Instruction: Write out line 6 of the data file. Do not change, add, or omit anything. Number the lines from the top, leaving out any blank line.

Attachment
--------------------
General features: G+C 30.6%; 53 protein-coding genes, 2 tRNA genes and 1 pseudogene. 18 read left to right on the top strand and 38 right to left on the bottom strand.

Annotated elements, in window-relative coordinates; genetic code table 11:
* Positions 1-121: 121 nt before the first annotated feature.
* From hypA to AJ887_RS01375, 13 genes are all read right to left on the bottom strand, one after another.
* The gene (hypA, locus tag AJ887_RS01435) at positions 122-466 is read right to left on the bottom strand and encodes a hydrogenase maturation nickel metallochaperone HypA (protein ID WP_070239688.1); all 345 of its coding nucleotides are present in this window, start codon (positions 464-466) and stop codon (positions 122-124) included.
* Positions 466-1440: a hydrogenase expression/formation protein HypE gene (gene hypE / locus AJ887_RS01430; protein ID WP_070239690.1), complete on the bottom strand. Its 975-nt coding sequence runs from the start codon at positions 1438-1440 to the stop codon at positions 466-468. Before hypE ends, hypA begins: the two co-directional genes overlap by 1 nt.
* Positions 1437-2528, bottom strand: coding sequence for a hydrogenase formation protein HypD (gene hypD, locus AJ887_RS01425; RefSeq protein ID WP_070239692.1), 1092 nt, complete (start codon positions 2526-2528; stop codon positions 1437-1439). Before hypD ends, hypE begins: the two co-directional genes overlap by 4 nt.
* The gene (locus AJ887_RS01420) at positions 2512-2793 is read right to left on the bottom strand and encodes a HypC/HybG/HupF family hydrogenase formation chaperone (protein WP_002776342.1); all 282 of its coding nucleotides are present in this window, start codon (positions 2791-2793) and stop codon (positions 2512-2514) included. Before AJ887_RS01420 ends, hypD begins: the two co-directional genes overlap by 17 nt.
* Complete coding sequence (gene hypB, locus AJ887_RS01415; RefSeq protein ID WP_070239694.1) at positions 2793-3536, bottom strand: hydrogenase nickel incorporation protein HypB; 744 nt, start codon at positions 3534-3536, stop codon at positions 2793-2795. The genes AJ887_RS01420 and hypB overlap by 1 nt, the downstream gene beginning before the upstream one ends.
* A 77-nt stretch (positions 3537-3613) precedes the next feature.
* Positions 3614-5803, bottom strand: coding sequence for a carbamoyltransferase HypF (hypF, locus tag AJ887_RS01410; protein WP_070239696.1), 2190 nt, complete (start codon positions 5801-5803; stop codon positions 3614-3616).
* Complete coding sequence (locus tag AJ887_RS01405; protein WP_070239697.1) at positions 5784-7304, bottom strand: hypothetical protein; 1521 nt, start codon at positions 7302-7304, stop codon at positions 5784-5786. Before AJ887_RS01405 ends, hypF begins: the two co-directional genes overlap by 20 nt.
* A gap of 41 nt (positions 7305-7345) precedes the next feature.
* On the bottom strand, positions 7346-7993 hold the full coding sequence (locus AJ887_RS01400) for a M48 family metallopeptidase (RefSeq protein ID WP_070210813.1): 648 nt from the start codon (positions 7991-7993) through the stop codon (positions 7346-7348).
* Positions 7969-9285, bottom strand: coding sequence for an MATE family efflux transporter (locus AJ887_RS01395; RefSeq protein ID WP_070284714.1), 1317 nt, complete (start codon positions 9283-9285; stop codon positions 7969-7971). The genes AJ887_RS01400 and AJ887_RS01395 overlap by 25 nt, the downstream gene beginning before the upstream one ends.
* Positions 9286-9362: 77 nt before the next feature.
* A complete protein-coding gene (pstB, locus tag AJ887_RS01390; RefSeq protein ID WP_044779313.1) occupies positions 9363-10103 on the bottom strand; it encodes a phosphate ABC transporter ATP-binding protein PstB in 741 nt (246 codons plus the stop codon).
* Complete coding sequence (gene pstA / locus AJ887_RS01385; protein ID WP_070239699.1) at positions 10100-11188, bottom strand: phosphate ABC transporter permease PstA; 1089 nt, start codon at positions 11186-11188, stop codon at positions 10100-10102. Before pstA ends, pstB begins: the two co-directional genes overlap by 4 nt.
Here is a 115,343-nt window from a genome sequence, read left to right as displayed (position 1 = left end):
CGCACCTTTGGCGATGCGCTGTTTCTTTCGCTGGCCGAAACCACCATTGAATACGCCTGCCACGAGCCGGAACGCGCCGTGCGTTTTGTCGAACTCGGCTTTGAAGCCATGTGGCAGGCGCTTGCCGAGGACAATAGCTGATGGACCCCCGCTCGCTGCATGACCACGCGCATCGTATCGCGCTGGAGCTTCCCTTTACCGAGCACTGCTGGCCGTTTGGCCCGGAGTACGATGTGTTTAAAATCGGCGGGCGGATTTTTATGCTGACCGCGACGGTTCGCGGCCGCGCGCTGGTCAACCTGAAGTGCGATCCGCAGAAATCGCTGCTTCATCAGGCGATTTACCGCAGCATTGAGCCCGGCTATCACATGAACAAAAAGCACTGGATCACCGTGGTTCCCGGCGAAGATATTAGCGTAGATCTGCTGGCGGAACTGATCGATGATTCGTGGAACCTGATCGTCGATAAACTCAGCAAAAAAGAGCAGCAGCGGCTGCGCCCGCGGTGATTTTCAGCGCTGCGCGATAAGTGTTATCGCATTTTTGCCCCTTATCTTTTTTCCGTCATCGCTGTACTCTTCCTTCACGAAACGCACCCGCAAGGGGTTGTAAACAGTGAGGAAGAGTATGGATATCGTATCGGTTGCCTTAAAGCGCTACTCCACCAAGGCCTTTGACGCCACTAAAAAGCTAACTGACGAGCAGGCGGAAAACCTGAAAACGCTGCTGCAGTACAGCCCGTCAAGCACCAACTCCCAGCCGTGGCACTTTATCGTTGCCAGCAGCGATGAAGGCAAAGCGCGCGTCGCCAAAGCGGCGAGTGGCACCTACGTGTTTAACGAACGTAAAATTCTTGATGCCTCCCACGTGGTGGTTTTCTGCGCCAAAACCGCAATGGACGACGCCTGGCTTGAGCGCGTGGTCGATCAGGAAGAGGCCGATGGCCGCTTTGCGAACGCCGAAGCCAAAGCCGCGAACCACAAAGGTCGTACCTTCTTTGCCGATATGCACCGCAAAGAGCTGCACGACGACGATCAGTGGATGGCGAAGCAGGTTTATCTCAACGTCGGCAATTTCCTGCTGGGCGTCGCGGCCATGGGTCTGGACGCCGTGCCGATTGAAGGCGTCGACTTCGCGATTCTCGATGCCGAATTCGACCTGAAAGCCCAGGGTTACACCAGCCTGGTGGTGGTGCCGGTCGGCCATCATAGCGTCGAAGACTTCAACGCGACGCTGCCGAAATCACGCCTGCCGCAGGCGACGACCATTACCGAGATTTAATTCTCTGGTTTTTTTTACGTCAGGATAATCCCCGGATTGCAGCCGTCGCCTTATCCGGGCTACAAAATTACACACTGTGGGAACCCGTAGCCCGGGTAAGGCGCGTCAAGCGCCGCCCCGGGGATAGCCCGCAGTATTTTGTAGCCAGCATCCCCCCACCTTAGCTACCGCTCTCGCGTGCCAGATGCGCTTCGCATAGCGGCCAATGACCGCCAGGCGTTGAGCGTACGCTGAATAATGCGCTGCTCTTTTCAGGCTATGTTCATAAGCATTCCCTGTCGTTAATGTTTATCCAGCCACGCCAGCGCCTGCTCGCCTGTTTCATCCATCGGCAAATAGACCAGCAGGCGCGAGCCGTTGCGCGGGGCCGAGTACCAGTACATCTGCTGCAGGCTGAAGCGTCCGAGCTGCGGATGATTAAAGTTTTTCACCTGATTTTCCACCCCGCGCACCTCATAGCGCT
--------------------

* Positions 466-1440: a hydrogenase expression/formation protein HypE gene (gene hypE / locus AJ887_RS01430; protein ID WP_070239690.1), complete on the bottom strand. Its 975-nt coding sequence runs from the start codon at positions 1438-1440 to the stop codon at positions 466-468. Before hypE ends, hypA begins: the two co-directional genes overlap by 1 nt.